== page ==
Great leaders need to understand what their teams are building, how far along the work has progressed, and whether that work is on, ahead of, or behind schedule.
✓ Critical ❑ Helpful ❑ Experimental
Depends on: Vision
Steps to first adopt this practice:
See Warning Signs, below.
You measure the number of features that work—work for users, for real, in production—not the number of hours that bottoms have been in seats; you measure results, not effort. Track the work intended to be in this release and the amount of work completed thus far.
Adjustments to the content or time frame of a release are made based on how much of the software is working, not how many hours are invested into it.
You don’t need any large or complicated tool to track feature completion; a simple spreadsheet is often all that is needed to track this information.
Ensure everyone knows what features are going into a release. This information is usually decided in a release planning meeting (or similar practice), but can change over time. Excessive change here is dangerous, so be careful.
Your spreadsheet has a section for each release and a line for each team. Each team’s feature commitment is listed, along with an estimated (or actual) number of the stories for each feature:
A representative from each team will report weekly on how many features have been completed.
When the rate of completed work is trending towards a date far beyond the desired ship date, reduce the scope of the release instead of trying to force more work from the teams. Team capacity is addressed in CapacityPlanning, but treat capacity as a constant for the current release.
Learn what your team’s capacity is by watching these numbers for several months. As you learn what they’re capable of delivering, you’ll learn how to plan realistic releases and how to more effectively direct your teams to get the product you want.
Understanding the problem is not under-performing delivery teams but unrealistic expectations is the first step to growth.
Create a challenging but sustainable work pace and you’ll discover predictable ship events, higher quality, and loyal team members.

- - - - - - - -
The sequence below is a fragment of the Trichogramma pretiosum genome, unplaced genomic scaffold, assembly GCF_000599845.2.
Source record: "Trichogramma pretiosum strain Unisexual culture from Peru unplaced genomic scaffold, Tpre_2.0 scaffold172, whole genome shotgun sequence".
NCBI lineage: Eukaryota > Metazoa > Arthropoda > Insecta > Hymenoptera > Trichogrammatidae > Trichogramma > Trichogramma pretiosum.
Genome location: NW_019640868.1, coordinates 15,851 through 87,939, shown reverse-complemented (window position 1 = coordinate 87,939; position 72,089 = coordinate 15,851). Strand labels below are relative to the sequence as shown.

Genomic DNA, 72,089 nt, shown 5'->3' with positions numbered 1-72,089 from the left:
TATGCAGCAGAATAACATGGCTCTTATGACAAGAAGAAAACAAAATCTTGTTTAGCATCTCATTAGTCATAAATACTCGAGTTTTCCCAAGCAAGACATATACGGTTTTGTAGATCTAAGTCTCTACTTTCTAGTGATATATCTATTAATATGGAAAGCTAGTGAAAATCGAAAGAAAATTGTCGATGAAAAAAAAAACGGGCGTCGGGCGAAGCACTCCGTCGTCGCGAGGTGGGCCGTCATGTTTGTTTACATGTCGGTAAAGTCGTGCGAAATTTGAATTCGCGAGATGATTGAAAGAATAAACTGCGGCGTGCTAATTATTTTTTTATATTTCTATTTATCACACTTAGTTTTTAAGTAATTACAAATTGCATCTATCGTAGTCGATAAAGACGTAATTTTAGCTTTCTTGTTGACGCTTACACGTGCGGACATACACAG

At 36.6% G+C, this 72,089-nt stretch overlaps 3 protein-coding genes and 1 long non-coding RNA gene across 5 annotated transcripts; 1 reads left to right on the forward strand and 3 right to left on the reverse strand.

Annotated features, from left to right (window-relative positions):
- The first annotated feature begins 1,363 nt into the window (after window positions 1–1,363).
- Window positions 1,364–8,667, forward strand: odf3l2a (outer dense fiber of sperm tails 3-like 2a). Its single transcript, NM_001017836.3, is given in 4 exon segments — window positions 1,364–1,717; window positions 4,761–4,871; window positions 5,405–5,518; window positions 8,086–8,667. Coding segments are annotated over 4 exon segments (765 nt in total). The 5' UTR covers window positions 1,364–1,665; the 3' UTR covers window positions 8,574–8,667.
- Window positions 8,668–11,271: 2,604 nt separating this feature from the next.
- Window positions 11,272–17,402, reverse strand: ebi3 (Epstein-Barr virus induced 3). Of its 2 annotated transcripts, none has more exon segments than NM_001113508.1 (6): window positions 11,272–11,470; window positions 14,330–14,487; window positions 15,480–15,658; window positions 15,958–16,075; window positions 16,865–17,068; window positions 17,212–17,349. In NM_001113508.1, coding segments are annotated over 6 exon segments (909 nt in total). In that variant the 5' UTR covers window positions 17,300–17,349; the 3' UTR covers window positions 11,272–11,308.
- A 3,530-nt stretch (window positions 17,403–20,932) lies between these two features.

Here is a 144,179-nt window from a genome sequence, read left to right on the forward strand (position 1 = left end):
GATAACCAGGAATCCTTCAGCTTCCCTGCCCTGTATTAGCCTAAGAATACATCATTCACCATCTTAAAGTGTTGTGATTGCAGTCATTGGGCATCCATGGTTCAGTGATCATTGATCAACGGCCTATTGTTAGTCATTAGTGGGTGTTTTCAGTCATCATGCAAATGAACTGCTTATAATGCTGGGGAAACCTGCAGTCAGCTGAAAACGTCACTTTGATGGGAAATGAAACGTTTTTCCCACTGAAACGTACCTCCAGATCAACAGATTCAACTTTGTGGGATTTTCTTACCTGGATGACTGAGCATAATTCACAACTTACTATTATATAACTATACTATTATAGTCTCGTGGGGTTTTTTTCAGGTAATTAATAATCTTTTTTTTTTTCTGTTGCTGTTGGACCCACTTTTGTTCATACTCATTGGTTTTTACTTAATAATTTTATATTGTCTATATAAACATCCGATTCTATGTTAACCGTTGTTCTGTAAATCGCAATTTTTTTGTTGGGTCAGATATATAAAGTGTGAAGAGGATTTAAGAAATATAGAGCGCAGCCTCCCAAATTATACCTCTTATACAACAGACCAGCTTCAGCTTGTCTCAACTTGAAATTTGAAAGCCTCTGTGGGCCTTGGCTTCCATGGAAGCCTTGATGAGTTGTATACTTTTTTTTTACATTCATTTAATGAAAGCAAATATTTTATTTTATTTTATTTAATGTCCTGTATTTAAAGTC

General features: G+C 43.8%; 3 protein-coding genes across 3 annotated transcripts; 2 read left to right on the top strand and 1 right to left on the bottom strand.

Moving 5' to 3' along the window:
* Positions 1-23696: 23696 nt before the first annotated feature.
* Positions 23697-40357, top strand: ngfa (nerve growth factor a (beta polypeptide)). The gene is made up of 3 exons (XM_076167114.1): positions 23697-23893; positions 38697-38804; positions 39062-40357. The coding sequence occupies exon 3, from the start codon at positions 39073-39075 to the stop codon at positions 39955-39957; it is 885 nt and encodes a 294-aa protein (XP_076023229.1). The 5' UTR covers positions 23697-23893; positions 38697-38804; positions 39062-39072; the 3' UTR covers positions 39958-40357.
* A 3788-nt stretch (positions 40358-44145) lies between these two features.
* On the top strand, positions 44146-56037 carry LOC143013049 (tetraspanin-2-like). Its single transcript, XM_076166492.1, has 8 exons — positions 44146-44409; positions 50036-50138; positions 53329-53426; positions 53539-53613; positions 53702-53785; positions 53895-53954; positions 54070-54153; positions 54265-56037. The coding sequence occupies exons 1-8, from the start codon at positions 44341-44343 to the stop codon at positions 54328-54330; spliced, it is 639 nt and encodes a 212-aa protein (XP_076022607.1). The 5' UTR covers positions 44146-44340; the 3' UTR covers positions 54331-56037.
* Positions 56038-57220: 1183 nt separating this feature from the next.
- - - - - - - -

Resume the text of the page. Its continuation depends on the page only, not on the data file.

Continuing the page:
Graph the data in different ways to understand which forms are best absorbed by yourself or others, as well as which format shines a light on your areas of concern. There are many ways to graph this information and different formats resonate differently with different people. Find the ones that work best in your organization. But again, focus on results, not efforts. We can only ship working software, not hours.
Try to anticipate what your teams will accomplish in a given iteration. Attend their demonstrations and see what’s working and what’s not. Get involved with your teams iteration ceremonies. Challenge your teams to hit 100% of their iteration commitments.
Plan a release you believe your teams can hit comfortably instead of one that will tax (or overwhelm) them. Help the teams hit a few comfortable targets. It’ll give them confidence, as well as the space they need to get better in this new way of working, while also helping you improve your understanding of how they work.
Try to anticipate when a release will ship. Use the progress of the teams and their completion rates to anticipate completion. Remember that the past usually looks like the future, so use traditional story per feature ratios and stories per iteration to do your calculations. Never assume a faster rate than you’ve seen in the past. That way lies madness. And ulcers.
Doing the math is often all that’s needed, but it must be visual. Many executives are data driven individuals. They’ll want the spreadsheet. Others need a graph. So provide both.
The numbers that matter are:
Sometimes people get upset when they first see these numbers, but they’re almost always upset with themselves or their lack of awareness. We haven’t (yet) seen anyone upset at the person presenting the numbers.
Anti-patterns from the Hall of Shame:
Far too often an executive or manager will try to solve their problems tracking progress with a new tool or a major change to their existing tooling. This new tool is always costly, or the tooling update is driven by an expensive consultant. It’s important to realize that these changes will interrupt a team’s workflow. With the best of intentions, the change will slow everyone down. Resist the urge to chase the elusive silver bullet and instead embrace the simplicity of a spreadsheet.
First, understand what your teams are trying to do and how much is done. Then, when time permits, feel free to upgrade the tooling. But never embrace a tooling upgrade in the midst of a stressful project. These upgrades only benefit the tooling vendors, never the organization.